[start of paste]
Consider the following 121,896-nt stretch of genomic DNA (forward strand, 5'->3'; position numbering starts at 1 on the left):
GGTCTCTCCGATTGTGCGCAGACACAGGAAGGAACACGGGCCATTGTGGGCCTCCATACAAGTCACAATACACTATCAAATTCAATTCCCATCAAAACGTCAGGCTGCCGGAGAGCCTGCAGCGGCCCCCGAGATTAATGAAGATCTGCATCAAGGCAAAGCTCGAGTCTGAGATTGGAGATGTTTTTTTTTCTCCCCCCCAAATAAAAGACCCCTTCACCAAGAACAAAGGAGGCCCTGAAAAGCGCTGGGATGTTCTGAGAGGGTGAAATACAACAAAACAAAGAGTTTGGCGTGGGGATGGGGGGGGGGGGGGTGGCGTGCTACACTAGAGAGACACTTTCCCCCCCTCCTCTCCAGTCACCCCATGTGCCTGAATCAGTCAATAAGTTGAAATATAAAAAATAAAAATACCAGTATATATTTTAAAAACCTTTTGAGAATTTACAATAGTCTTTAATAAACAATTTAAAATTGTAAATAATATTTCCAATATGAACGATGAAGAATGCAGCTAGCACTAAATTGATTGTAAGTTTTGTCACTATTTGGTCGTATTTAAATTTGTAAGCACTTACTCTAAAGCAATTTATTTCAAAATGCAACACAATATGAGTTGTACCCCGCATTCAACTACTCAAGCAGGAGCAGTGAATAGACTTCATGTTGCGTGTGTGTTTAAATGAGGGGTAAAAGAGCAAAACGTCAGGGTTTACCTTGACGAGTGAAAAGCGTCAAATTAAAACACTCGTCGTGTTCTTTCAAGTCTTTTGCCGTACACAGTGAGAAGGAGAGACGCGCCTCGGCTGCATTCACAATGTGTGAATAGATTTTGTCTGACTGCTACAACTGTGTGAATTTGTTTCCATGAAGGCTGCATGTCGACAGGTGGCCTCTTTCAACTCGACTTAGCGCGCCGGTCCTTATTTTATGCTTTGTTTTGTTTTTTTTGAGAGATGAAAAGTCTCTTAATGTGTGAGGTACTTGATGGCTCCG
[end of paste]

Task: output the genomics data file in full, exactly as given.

Consider the following 121,896-nt stretch of genomic DNA (forward strand, 5'->3'; position numbering starts at 1 on the left):
GGTCTCTCCGATTGTGCGCAGACACAGGAAGGAACACGGGCCATTGTGGGCCTCCATACAAGTCACAATACACTATCAAATTCAATTCCCATCAAAACGTCAGGCTGCCGGAGAGCCTGCAGCGGCCCCCGAGATTAATGAAGATCTGCATCAAGGCAAAGCTCGAGTCTGAGATTGGAGATGTTTTTTTTTCTCCCCCCCAAATAAAAGACCCCTTCACCAAGAACAAAGGAGGCCCTGAAAAGCGCTGGGATGTTCTGAGAGGGTGAAATACAACAAAACAAAGAGTTTGGCGTGGGGATGGGGGGGGGGGGGGTGGCGTGCTACACTAGAGAGACACTTTCCCCCCCTCCTCTCCAGTCACCCCATGTGCCTGAATCAGTCAATAAGTTGAAATATAAAAAATAAAAATACCAGTATATATTTTAAAAACCTTTTGAGAATTTACAATAGTCTTTAATAAACAATTTAAAATTGTAAATAATATTTCCAATATGAACGATGAAGAATGCAGCTAGCACTAAATTGATTGTAAGTTTTGTCACTATTTGGTCGTATTTAAATTTGTAAGCACTTACTCTAAAGCAATTTATTTCAAAATGCAACACAATATGAGTTGTACCCCGCATTCAACTACTCAAGCAGGAGCAGTGAATAGACTTCATGTTGCGTGTGTGTTTAAATGAGGGGTAAAAGAGCAAAACGTCAGGGTTTACCTTGACGAGTGAAAAGCGTCAAATTAAAACACTCGTCGTGTTCTTTCAAGTCTTTTGCCGTACACAGTGAGAAGGAGAGACGCGCCTCGGCTGCATTCACAATGTGTGAATAGATTTTGTCTGACTGCTACAACTGTGTGAATTTGTTTCCATGAAGGCTGCATGTCGACAGGTGGCCTCTTTCAACTCGACTTAGCGCGCCGGTCCTTATTTTATGCTTTGTTTTGTTTTTTTTGAGAGATGAAAAGTCTCTTAATGTGTGAGGTACTTGATGGCTCCG